MLS doesn’t have core. You don’t see players develop. You don’t see teams develop. Instead you tend to have these one-off winners – never to be seen again for a few years.

    European leagues aren’t unfair – it’s the real world of capitalism where the best companies do garner the bulk of the market share and it does take quite a while to unseat the leaders. It isn’t about being a snob, it’s about not being a socialist a la most North American leagues.

    • But unrestricted capitalism just helps the rich get richer, which is exactly what is occurring in most European Leagues. This means unbalance in the leagues and predictable outcomes which works over there, but won’t work here.

  5. Teams like Celtic have toured the US since the ’20s. The late ’60s saw whole European teams brought in including West Ham though not mentioned in this list: ” … and imports entire teams to represent cities:
    Shamrock Rovers(Boston), Cagliari(Chicago), Stoke City(Cleveland)
    Dundee Utd.(Dallas), Glentoran Belfast (Detroit), Bangu (Houston)
    Wolverhampton Wanderers (Los Angeles), Cerro (New York), ADO Den
    Haag (San Francisco), Hibernian (Toronto), Sunderland (Vancouver)
    and Aberdeen (WAshington) all become “American” for two months…” –

    There’s a real history, as I’ve said before “Soccer in a football world” is one book that is very illustrative of history in North America.

    Soccer, American Football, Baseball, all vied for a place in Sports and the depression hit and soccer has been on its backheel ever since but in its patchy history…I find real beauty, a history I don’t think most people know. See Beckenbauer always in the news? The great player came to the US to get away from womanising scandals in Germany, I mean there is tons of stuff the ordinary fan does not know and to me, the Cosmos were too much of being high rollers.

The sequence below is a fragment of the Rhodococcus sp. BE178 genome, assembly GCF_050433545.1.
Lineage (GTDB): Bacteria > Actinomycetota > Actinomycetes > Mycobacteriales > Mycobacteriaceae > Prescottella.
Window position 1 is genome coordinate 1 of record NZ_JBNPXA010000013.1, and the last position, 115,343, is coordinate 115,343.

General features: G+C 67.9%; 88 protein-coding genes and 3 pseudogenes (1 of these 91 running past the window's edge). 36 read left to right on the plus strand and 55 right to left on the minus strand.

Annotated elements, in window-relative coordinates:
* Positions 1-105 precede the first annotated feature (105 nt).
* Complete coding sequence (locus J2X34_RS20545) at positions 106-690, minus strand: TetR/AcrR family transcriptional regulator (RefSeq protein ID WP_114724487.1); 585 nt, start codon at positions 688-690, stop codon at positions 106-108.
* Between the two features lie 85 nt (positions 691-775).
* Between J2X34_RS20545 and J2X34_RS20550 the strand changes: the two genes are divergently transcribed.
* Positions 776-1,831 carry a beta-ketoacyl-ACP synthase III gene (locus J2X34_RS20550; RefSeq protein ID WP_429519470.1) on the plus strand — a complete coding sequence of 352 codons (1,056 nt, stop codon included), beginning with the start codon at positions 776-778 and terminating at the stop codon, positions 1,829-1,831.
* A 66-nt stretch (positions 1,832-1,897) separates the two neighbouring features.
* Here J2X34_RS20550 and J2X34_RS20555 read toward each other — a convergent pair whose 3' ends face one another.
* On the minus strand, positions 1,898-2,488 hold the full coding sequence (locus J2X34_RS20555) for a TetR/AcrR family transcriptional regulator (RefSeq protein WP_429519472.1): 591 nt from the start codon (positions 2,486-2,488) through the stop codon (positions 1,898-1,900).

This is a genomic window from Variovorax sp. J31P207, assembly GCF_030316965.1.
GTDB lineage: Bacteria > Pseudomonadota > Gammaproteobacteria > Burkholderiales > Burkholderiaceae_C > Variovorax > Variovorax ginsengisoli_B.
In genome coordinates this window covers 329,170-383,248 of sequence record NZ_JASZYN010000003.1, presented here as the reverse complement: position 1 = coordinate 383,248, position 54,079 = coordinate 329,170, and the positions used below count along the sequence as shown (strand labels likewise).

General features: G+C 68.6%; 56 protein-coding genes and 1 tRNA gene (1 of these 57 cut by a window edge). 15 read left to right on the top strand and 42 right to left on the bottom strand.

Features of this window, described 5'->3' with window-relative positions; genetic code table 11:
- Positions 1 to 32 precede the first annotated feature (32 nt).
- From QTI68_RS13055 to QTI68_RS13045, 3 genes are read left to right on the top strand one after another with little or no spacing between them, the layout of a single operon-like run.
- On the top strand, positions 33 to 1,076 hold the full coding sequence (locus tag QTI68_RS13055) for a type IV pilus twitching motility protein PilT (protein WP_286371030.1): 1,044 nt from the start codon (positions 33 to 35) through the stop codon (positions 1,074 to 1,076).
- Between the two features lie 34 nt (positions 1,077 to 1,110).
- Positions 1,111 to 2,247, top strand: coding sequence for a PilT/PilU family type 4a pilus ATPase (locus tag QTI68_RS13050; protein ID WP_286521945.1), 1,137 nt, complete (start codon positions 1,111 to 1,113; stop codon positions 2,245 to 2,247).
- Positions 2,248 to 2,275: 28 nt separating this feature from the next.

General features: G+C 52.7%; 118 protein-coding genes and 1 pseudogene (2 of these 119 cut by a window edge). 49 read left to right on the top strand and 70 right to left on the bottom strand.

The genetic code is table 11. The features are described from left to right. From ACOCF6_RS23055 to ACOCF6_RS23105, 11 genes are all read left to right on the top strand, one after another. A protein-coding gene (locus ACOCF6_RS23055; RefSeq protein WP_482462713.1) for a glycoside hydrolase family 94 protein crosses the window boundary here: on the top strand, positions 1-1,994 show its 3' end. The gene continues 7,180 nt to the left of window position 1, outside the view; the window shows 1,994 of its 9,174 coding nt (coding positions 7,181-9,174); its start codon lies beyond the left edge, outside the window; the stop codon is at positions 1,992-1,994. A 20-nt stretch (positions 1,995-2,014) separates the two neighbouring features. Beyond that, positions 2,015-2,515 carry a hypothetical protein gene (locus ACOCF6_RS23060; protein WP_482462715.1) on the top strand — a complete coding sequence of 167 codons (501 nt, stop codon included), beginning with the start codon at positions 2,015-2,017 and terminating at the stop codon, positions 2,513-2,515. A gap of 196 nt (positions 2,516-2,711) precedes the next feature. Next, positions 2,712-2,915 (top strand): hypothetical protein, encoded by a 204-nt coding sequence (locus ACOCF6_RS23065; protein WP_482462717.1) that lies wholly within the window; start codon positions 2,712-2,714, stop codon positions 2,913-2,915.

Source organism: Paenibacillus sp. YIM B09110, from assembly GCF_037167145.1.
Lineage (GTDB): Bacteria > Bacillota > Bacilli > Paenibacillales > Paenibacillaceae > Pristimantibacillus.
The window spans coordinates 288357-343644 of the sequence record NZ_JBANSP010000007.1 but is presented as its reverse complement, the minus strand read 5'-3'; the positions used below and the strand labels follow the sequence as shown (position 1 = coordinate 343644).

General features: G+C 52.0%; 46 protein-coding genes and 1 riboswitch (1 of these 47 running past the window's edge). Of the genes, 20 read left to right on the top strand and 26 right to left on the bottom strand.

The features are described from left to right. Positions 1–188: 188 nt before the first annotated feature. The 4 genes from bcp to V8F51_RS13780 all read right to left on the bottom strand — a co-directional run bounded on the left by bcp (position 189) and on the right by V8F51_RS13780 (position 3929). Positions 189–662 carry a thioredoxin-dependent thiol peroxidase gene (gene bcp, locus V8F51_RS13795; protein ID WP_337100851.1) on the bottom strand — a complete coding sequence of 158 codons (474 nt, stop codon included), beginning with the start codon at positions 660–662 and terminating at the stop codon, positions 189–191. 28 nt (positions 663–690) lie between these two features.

6. For the record, Nottingham Forest and Derby County did come out of nowhere to win… nowadays it is a “Great Teams” syndrome… some say money, in fact the Champions League’s money has kept the big 4 afloat, okay, Liverpool is having a bad year. Blackburn were a top team in the first years of the Premier League and with an owner who poured a lot of funds in. Manchester United has always been a top dog though they did get relegated once at least as did Liverpool. One does need to study the leagues. Nowadays, we’re a bit in “modern times”, Modern Football is Rubbish is a fun book comparing the days of yore to now, I can’t really speak to it too much. I think Lyon went and won 7 titles in a row and before that were not exceptional, Marseilles the big team over there, maybe PSG too. In 97 years, Bayern Munich has won more titles but that is only 21% or 21 times and 29 other teams have won it. I think FC Twente in the Dutch league has been a good performer nowadays.

  7. You base your argument solely on the salary cap, when what destroys MLS is the single-entity model and all the restrictions that go with it. Under the single-entity model the players are exploited and the quality of play is abysmal. Until teams are permitted to compete under a generous salary cap, MLS will remain mediocre.

  8. Again, how do every one of you confront the history of soccer in North America? It has seen countless leagues fail financially and that seems to be central to how the MLS has been constructed influenced in part by World Cup ’94. The Sounders have been in Seattle for many years, no matter what anyone says, watching this game…they do a good show but I’m not that big of a fan of all the glitter and stuff coming down or the Barras Bravas at DC United… but Seattle and Toronto and hopefully, Vancouver really do rock.